The NON-PB-EXE calls the PB-DLL fine SOME of the time.

            Actually, the call works fine, it's just that the function in the DLL instantiates a COM object and that is unsuccessful in the NON-PB-EXE sometimes.
            Paul

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            • #7
              My DLL is NOT a COM server, it just happens to use COM components....
              But it can't use COM realiabily if the COM library has not been initialized.

              So, what is confusing to me is what the PB.EXE does when it loads the PB.DLL versus what a NON-PB-EXE does (or doesn't do).
              PB calls CoInitialize at the beginning of PBMAIN and CoUninitialize at the end. This is why I'm suggesting that you try to call CoInitialize at the very start of the non-PB EXE program that uses the PB DLL, and CoUninitialize at the very end.
              Forum: http://www.jose.it-berater.org/smfforum/index.php

              Comment


              • #8
                Thanks Jose...

                I'm starting to understand a little better now....

                So, if I understand, a PB-EXE calls CoInitialize/CoUninitialize regardless of whether it's using COM or not (as in this case because the COM is hidden in a DLL).

                So, can I just add CoInitialize/CoUninitialize calls to my DLL function so I don't have to burden another developer with that step?

                I understand you said it's not reliable to do that in DLL_PROCESS_ATTACH.

                This DLL contains individual unrelated calls. So, unless it's bad to call CoInitialize/CoUninitialize multiple times, maybe that is my best solution.?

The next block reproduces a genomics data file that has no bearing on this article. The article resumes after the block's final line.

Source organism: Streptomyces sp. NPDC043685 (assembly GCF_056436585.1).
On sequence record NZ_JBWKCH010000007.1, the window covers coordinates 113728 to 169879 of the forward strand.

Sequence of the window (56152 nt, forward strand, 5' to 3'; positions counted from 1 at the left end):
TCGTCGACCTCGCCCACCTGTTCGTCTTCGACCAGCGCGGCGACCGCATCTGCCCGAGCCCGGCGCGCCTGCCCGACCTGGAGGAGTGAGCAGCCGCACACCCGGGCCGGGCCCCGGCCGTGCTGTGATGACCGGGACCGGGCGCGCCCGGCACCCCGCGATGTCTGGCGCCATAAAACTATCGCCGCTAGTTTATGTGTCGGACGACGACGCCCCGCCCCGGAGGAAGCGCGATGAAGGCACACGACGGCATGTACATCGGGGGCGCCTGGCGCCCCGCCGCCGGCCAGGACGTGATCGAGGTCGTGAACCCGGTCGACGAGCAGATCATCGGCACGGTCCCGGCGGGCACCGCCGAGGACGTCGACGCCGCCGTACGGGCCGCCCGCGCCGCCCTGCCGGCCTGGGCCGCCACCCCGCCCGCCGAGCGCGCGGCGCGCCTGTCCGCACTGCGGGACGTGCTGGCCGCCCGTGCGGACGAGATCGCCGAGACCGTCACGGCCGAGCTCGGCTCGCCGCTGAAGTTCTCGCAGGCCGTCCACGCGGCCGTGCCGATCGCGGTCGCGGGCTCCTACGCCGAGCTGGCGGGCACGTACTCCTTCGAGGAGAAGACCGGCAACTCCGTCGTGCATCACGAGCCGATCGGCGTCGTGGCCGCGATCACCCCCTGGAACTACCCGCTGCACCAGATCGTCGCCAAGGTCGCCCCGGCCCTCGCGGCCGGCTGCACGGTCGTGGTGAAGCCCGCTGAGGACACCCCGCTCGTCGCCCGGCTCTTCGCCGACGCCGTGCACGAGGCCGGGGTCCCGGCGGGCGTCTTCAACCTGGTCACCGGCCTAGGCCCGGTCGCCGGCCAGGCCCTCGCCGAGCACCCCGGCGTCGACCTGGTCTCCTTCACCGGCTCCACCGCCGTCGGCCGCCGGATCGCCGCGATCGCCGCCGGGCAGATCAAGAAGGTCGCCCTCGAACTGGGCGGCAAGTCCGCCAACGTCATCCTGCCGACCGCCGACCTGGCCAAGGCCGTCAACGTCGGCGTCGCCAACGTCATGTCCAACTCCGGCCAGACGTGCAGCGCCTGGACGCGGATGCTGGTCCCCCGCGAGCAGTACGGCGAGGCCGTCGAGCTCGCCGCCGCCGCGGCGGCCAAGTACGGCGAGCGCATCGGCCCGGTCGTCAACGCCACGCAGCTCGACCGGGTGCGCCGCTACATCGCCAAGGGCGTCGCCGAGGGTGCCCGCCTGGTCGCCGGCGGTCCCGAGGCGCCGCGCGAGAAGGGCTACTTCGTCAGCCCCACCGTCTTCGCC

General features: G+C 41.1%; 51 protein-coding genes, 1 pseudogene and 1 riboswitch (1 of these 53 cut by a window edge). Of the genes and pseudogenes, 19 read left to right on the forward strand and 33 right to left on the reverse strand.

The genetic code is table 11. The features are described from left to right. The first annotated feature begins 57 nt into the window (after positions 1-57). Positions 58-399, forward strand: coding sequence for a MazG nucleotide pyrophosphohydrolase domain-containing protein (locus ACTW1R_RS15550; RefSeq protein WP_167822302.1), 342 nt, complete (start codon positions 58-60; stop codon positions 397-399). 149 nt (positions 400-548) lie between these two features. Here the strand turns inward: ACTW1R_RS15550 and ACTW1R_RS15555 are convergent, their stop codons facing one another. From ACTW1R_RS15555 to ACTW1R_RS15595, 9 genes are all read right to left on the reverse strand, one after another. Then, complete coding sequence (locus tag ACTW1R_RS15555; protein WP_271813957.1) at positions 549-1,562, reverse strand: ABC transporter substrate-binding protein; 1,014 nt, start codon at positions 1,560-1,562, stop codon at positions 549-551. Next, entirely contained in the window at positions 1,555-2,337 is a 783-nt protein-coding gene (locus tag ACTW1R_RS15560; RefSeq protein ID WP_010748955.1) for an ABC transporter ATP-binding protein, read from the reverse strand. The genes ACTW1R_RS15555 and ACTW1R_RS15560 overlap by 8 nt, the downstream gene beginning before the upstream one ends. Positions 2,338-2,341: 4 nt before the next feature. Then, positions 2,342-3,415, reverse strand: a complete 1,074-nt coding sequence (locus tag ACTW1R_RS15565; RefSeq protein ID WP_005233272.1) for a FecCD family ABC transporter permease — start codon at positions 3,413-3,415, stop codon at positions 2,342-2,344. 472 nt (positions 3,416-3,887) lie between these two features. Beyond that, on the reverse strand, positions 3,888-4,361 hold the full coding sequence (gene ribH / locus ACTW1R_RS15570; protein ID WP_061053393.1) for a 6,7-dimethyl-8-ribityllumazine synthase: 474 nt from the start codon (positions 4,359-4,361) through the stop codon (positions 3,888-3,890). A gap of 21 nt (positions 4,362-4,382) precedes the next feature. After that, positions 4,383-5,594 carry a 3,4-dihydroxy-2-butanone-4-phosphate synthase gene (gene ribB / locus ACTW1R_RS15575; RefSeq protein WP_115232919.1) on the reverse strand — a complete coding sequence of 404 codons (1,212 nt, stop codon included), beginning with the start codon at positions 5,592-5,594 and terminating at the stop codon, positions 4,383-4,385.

Also, where do I find more info on CoInitialize/CoUninitialize. I don't see it....


                Thanks again for your help and insight - and education....
                Last edited by Paul MacFarlane; 17 Nov 2008, 01:11 PM.
                Paul

                Comment


                • #9
                  Okay Jose....

                  I found the calls to CoInitialise, etc... and it worked !

                  Now, the only remaining question is: Is it bad to call it in pairs within the functions themselves...

                  In other words, do I need to put the requirement on users of the DLL to call CoInitialise/CoUnInitialise or is there a way I can do it for them?

                  Thanks again,
                  Paul
                  Paul

                  Comment


                  • #10
                    Just try it. I never have done it this way, so I can't confirm or deny it with certainty.
                    Forum: http://www.jose.it-berater.org/smfforum/index.php

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                    • #11
                      I'm trying it and it seems to work fine...

                      I'll let you know if I get some weird results somehow....

                      Thanks again,
                      Paul
                      Paul